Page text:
Those NAEP scores keep suggesting that something good may be happening in these children’s schools. But inside the white progressive world, it’s plain that no one cares. You couldn’t get Rachel or Lawrence to talk about this if you threatened to take away their right to shower themselves with lavish praise. Yglesias tried to discuss this topic, but he didn’t seem to know how.
Simple story: Really poor children in really poor neighborhoods don’t exist in the “liberal” world. Again, you have those two Americas. The white progressive America doesn't care about the "really poor neighborhood" kind.
In the face of our vast disinterest, the corporate propaganda continues. Meanwhile, Lawrence weeps about really poor children.
Unless they live over here.
If you can’t afford to rent: If you can’t afford to rent About Schmidt, we strongly suggest that you watch O’Donnell’s segments about his own greatness—sorry, about those kids in Malawi. You will be watching the lachrymose work of a millionaire Hollywood clown.
Last night’s segment ran seven minutes; to share the greatness, just click here.
Later, Lawrence talked about his feelings in a shorter, post-show segment (click this). Once again, he broke a personal rule, admitting his own moral greatness:
O’DONNELL (12/15/11): For me, tonight’s show was all about the K.I.N.D. fund...It’s just all I care about in these shows. Whenever the K.I.N.D. fund is in the show, that’s all I care about. I’m not even thinking about the other segments in the show.Lawrence went on to discuss the difficult moral decision he made—the decision to include his daughter in last evening's segment. By the way:
O’Donnell was “not even thinking about the other segments in the show?”
Several analysts turned to us at this point. They asked us, with their innocent eyes, what made this any different.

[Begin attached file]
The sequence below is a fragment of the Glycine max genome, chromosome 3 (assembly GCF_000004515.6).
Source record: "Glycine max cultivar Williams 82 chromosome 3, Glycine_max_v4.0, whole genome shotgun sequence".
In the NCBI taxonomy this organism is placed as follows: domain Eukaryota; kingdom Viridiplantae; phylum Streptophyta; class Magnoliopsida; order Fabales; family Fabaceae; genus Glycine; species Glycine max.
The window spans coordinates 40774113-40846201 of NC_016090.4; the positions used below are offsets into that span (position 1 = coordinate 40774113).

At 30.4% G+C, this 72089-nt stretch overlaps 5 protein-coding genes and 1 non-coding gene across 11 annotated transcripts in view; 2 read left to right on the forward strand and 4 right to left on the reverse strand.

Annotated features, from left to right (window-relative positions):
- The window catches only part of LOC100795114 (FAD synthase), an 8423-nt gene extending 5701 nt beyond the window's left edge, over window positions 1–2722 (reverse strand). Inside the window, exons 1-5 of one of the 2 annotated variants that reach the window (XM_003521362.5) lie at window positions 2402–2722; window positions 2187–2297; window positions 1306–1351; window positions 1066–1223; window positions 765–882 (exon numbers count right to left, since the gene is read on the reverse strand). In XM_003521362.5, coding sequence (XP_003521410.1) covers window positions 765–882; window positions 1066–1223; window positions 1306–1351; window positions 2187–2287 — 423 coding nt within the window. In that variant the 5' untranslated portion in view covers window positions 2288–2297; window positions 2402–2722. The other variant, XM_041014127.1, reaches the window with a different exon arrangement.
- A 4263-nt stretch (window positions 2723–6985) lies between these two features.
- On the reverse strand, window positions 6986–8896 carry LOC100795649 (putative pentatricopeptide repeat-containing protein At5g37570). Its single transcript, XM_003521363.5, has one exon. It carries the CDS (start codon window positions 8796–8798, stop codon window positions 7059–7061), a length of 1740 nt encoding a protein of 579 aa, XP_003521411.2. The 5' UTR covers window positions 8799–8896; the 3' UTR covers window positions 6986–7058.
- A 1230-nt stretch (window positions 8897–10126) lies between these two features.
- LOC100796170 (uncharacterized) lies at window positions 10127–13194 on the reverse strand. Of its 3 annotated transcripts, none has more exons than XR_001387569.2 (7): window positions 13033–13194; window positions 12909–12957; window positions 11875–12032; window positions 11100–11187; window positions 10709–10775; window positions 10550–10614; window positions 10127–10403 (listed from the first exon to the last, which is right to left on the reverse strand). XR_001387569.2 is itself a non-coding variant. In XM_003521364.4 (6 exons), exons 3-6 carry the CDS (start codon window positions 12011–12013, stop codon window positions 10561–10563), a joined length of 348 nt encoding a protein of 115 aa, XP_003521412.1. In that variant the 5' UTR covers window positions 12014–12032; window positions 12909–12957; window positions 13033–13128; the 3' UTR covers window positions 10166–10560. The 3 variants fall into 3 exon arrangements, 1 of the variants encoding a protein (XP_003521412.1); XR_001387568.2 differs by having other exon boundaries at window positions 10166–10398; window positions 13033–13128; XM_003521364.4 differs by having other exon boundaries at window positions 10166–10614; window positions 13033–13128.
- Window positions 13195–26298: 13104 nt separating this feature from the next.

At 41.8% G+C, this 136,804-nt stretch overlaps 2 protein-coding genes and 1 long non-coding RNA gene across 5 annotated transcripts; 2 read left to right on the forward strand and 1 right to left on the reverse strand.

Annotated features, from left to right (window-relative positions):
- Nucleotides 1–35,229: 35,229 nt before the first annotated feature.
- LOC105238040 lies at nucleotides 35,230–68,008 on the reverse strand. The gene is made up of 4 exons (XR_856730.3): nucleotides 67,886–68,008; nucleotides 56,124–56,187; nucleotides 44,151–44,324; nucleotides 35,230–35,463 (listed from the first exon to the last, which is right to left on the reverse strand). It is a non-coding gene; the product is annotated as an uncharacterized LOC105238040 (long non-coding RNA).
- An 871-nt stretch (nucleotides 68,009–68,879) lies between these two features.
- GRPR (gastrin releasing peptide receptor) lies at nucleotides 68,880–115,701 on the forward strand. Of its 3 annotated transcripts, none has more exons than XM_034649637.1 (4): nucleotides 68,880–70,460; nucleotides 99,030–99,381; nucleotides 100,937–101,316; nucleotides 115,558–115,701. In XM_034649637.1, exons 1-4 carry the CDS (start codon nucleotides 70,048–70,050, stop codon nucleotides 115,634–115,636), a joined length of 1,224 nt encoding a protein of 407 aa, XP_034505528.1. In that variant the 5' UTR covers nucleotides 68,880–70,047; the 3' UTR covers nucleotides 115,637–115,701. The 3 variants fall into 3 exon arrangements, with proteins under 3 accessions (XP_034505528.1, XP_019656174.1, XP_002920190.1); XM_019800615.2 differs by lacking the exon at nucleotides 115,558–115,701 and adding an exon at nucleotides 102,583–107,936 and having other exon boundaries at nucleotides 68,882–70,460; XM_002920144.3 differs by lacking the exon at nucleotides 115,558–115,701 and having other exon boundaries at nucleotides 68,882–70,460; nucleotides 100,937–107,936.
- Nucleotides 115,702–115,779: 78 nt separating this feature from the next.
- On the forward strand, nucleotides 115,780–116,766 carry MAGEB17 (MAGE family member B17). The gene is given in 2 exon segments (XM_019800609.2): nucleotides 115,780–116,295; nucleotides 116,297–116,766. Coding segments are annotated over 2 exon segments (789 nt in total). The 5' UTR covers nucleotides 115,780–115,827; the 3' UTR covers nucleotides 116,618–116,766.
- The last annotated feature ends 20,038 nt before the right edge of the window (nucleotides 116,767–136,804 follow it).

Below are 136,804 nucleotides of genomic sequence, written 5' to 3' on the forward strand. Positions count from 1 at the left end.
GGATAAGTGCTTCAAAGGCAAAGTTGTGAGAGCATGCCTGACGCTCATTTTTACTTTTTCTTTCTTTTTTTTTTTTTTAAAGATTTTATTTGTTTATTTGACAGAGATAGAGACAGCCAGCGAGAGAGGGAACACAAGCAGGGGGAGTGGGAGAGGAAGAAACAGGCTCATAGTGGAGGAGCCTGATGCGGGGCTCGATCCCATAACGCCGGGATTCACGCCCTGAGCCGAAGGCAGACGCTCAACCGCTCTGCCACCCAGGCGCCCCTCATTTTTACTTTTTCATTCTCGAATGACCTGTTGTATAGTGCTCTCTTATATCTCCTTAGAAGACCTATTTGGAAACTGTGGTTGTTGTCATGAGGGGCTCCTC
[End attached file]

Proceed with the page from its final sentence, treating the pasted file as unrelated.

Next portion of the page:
Very good points.ReplyDelete
But you keep forgetting that there are millions--MILLIONS--of poor WHITE people. In Oregon. In Washington. In West Virginia. In Vermont. In Maine. In Indiana. In Illinois. In Idaho. In Utah. In upstate New York. In North Carolina. In Florida. In Alabama. In Arkansas. In Missouri. In Kansas. In Louisiana. In Ohio. In Iowa. Etc.
Discussing poor children and poor people also means addressing the fact, so buried by our "liberal" leaders and completely covered up by the right-wingers, that there are POOR WHITE PEOPLE TOO. MILLIONS OF POOR WHITE PEOPLE. They are being ignored just like poor people of all races in the United States.
Nobody's policies is helping them either. Neither party and almost no one in the media gives a damn about them, and gives even LESS of a damn about poor black people, poor latinos, poor native americans, poor anybody.
This is a HUGE problem.
White people are not just slipping but plummeting out of the middle class, and neither party and the millionaire media DO NOT CARE. Why won't you discuss this, or do you not care as well?
We can't talk about "two Americas" because John Edwards cheated on his wife. Also, Al Gore is fat and lives in a huge mansion presumably lit by electricity, and flies around in a private jet and rides in big SUVs.ReplyDelete
These are the important things.
Back when I watched O'Donnell, which I no longer do, when he first ran a segment of self adulation over providing desks for kids in Malawi, I wondered why the need for desks in Malawi was a better cause than the need for food for the kids in Somalia who were dying of hunger. Education is nice but, first, I'm pretty sure kids can get an education even without desks and second, it seems to me that staying alive has a bit more value to most people, and kids cannot do that without food. What is the matter with this fathead?ReplyDelete
You see this same thing in the church community, where people are eager to help people in other countries but not so ready to help those who live in other parts of their own town. I had one person tell me this is because mission trips to other countries are "fun" and "high profile", while helping people in your community isn't either of those things.ReplyDelete
People like to travel to other countries where the people are devestatingly poor because it makes them feel better about themselves. I also think we don't like to see the problems in our own country - it's much better to point the finger at other countries and pontificate about how terrible their poor people have it. It also allows them to nod their heads in agreement when they read a Heritage study that says our poor are really rich because they have microwaves, refrigerators, and TV's.